Enough! I had to do this for my sanity. I could not face one more night of this nightmare. I threw back the blankets and rose from the bed. Picking up the chenille blanket, I wrapped it around my shoulders and then slipped my feet into my slippers. I turned towards the house, squared my shoulders and put one foot in front of the other until I was standing at the bottom of the front porch steps. Taking a deep breath, I put one foot on the bottom step and committed myself to going up the rest of the way. Now I was on the porch and I turned, looking back to my comfortable, safe bed. â€œYou can do this.â€ I told myself. â€œBe brave; be strongâ€¦confront your fears.â€ When I had finally made up my mind to go inside, I prayed that I would not suddenly awake and lose this opportunity. I didnâ€™t think I would have the will to try this again. Resolutely grasping the door knob as I had done all those years ago I entered.
The room was just as I remembered. It was completely empty save a cobweb here and there. There was trash on the floor. A forgotten bag of chips, a stray newspaper clipping, mice droppings, leftover bubble wrap. So far so good, I thought. Then I shut the front door and everything changed. Suddenly the room was filled with furniture and light and it was clean! In the sitting room on the right, there was a small couch, a bookcase, a small piano and a matching bench. On the left was a cozy den, filled with big comfy chairs and throw pillows. A couch was arranged strategically by the large fireplace on the opposite wall. This room called to me and I walked in, gazing around in awe. How could this be a nightmare? It was lovely! Everything in the room was arranged just so and the warm and inviting atmosphere was overwhelming. I felt tears well into my eyes. This looked just likeâ€¦suddenly a gust of wind blew through the room and the stray newspaper clipping was caught up in a whirlwind. It landed on the nearest chair and with great trepidation I leaned over to pick it up. â€œLocal Family Disappears without a Traceâ€ read the headline. Reading further, I let the tears fall unchecked down my cheeks. â€œPolice are investigating the mysterious disappearance of a local couple, Todd and Barbara Montgomery. The coupleâ€™s 5 year old daughter was found neglected and living alone in the house, surviving on chips and soda for the better part of a month. The young girl, whose name is being withheld, is being sent to the hospital where she will be evaluated.â€ I sucked in my breath hard, trying to stem the sobs. â€œItâ€™s truly a miracle that this young girl survived as long as she did,â€ commented the investigator. â€œShe is one brave little girl.â€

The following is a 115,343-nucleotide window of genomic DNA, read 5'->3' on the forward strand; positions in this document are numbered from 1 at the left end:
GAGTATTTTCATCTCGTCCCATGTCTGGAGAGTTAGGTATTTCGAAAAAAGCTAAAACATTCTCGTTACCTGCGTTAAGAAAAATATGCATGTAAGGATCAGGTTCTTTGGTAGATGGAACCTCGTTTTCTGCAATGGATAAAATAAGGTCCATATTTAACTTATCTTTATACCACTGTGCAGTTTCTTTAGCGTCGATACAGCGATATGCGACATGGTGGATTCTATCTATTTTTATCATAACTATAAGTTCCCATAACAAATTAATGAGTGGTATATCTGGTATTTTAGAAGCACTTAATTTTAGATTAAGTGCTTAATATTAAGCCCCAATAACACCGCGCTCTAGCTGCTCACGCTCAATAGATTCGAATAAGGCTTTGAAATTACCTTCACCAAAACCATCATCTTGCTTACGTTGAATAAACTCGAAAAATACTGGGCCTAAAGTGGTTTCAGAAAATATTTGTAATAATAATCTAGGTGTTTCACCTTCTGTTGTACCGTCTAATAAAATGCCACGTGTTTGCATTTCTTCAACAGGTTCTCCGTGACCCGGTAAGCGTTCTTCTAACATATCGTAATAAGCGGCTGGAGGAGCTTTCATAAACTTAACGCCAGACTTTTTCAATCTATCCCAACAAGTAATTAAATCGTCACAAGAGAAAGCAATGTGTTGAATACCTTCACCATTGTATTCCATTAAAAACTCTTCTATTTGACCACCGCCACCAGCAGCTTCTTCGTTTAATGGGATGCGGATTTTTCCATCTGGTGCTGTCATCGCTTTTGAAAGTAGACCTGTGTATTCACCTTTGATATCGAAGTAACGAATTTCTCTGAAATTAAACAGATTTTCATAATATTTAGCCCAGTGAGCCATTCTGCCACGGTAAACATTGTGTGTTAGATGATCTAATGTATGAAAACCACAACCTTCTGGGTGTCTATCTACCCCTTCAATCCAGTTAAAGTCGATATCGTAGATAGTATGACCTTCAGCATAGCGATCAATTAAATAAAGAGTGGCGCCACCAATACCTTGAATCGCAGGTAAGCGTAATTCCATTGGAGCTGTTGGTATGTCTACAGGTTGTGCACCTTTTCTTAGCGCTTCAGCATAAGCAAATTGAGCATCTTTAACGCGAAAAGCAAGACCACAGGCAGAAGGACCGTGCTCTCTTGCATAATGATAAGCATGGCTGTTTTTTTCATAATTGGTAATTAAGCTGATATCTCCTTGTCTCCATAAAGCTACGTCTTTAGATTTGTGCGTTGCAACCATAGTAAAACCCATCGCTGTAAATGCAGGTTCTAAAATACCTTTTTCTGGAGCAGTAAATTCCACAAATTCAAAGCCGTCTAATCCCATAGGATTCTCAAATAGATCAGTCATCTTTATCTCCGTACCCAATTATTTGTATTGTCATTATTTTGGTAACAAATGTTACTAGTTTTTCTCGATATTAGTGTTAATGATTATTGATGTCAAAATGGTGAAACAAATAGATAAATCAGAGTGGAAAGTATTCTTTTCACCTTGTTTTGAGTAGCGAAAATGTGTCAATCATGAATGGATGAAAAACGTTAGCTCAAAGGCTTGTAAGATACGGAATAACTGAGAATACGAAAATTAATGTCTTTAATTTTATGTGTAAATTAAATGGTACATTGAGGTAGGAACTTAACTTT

I stood in the middle of the room, memories flooding through my mind one after the other. I put my hands over my ears, but I could not block themâ€¦the screaming, the hunger, the neglect, the loneliness. I remembered. I remembered everything. Now it was time to let it go. I took a good, hard look around the room. The false light and warmth of the place hid the true nightmares that had happened here, but that was all over now. Clutching the chenille blanket around me, I left the house and the nightmares along with it.
The next morning I called my therapist. â€œI no longer need your services, but thank you for all your help.â€
â€œIndeed? Did you confront your fears as I instructed?â€
I held the newspaper clipping from the past in my palm and stared at it for a very long time. â€œYou might say that they confronted me.â€